Of course, anybody with a brain knows (that excludes traders and bankers then!) of the weaknesses in the value-at-risk measure so beloved in modern risk management (see Nassim Taleb and Barry Schachter quotes from the mid 1990s on Quotes page). I tend to agree with David Einhorn when, in 2008, he compared the metric as being like “an airbag that works all the time, except when you have a car accident“.  A piece in the New York Times by Joe Nocera from 2009 is worth a read to remind oneself of the sad topic.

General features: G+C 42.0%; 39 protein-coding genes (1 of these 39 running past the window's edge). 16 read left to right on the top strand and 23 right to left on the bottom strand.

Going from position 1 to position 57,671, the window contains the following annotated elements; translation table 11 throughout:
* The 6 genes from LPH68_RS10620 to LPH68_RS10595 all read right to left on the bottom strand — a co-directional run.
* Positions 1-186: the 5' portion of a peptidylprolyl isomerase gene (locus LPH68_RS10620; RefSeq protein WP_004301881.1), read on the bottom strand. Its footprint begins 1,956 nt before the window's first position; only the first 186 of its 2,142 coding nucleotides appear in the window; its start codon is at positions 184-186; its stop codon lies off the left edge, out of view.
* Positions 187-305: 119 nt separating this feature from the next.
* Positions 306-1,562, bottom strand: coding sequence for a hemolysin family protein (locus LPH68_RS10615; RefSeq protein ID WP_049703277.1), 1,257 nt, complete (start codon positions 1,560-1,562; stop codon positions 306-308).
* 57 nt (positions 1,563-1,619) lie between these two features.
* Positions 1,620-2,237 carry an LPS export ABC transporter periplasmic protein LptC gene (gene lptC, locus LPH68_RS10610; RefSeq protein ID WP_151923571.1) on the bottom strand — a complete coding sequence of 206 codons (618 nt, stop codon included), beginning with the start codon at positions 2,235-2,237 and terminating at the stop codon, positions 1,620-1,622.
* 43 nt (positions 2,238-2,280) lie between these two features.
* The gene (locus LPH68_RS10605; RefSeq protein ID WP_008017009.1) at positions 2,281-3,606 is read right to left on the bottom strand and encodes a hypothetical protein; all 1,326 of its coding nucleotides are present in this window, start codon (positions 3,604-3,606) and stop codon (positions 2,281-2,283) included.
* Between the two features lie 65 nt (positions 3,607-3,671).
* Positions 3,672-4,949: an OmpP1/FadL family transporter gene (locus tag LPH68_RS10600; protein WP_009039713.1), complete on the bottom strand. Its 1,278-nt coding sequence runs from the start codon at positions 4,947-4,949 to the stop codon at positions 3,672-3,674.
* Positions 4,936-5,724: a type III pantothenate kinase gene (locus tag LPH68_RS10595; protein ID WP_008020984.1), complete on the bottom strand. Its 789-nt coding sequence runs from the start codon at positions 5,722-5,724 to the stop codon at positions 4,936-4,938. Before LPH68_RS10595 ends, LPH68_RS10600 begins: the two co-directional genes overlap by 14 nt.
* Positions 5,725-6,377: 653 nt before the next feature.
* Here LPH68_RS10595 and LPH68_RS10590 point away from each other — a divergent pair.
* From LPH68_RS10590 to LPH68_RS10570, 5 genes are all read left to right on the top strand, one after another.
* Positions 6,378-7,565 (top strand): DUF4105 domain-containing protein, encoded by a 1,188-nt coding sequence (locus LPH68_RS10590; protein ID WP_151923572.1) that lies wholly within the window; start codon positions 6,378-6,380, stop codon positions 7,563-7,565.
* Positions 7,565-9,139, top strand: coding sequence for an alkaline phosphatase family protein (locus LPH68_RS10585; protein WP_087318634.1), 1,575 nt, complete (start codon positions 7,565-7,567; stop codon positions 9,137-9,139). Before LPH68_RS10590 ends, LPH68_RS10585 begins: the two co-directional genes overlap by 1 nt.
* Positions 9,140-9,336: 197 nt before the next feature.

This brings me to the insurance sector. European insurance regulation is moving rapidly towards risk based capital with VaR and T-VaR at its heart. Solvency II calibrates capital at 99.5% VaR whilst the Swiss Solvency Test is at 99% T-VaR (which is approximately equal to 99.5%VaR). The specialty insurance and reinsurance sector is currently going through a frenzy of deals due to pricing and over-capitalisation pressures. The recently announced Partner/AXIS deal follows hot on the heels of XL/Catlin and RenRe/Platinum merger announcements. Indeed, it’s beginning to look like the closing hours of a swinger’s party with a grab for the bowl of keys! Despite the trend being unattractive to investors, it highlights the need to take out capacity and overhead expenses for the sector.